The global interest could be attributed to the country’s mining legislation, which he said was conducive to exploration and investment.
Speaking at the inaugural Zambian International Mining and Energy Conference in Lusaka, Chipwende pointed out that First Quantum had committed to invest over $1-billion in the Trident copper mine and smelter project and that Metorex, which operates the Chibuluma mine, had attracted a takeover from Brazilian major Vale.
According to the 2010/11 Fraser Institute Survey, Zambia ranks 57 out of 79 jurisdictions within the policy potential index, which serves as a scorecard to show how managers view a jurisdiction. This is ten positions above South Africa, which ranked 67.
Diversified resources group BHP Billiton sees Zambia as an important part of its global copper exploration programme, minerals exploration president Ian Maxwell told delegates at the conference.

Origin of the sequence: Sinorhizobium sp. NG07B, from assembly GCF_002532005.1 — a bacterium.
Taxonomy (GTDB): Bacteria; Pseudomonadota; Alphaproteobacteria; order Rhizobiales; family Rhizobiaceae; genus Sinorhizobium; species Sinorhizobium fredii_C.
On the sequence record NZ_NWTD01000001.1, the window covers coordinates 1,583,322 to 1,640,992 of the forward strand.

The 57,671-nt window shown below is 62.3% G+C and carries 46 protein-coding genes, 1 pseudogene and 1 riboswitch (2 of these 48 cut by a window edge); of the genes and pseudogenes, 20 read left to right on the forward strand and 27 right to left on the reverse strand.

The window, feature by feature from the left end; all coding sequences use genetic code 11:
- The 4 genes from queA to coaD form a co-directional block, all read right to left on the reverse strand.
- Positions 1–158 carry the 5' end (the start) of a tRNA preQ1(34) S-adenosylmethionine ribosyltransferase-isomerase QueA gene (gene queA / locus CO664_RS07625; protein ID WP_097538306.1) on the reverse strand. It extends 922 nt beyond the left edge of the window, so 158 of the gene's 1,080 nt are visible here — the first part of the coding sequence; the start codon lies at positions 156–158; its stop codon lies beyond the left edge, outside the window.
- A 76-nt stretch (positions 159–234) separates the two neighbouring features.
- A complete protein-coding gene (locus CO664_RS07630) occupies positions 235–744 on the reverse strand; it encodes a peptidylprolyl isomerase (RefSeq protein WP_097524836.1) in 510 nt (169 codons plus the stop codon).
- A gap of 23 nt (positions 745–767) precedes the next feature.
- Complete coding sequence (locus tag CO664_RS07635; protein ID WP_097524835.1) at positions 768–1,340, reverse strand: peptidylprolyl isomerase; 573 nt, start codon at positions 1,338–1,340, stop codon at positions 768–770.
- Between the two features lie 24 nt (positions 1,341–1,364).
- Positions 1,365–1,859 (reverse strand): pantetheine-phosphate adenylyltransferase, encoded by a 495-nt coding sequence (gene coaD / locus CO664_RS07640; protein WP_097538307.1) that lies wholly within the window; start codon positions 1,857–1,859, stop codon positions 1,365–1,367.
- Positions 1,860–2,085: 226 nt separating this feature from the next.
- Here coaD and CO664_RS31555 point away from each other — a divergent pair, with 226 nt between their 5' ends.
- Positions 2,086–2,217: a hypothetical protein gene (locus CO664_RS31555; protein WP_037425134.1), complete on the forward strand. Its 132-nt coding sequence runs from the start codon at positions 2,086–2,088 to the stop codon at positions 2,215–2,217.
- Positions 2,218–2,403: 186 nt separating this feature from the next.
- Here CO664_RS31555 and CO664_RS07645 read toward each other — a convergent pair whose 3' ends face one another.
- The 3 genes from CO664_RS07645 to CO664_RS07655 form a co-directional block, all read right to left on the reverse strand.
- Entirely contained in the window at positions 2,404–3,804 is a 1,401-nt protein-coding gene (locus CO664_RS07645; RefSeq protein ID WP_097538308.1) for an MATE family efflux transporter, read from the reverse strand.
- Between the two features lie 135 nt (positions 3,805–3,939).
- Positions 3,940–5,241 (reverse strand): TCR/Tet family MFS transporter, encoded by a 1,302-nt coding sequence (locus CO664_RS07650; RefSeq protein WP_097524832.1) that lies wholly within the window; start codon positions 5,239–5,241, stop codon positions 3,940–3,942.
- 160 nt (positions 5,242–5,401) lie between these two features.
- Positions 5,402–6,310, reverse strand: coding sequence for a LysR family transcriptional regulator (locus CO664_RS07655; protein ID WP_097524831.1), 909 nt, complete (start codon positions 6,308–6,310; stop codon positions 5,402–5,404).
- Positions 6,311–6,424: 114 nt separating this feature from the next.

He said BHP was “on a mission” to find giant projects worthy of billion-dollar investment, which would have a life-of-mine of between 20 and 30 years.
“What BHP is looking for is large, long-life, low-cost assets, which exist in transparent markets in order to continue the growth of its resource base,” said Maxwell.
The company has been involved in the development of the Mumbwa iron-oxide, copper and gold project through a joint venture with Australian junior Blackthorn Resources. BHP withdrew from the project last month, as it did not fit its profile, but has retained a 2% royalty share in Mumbwa.
Maxwell reported that BHP was involved in a number of other exploration projects in Zambia.
“Future expansion programmes of BHP will be greenfield geared and copper specific with the intention of capitalising on the current shifting of the world’s macro-economical and geopolitical focus towards Asia,” he stated.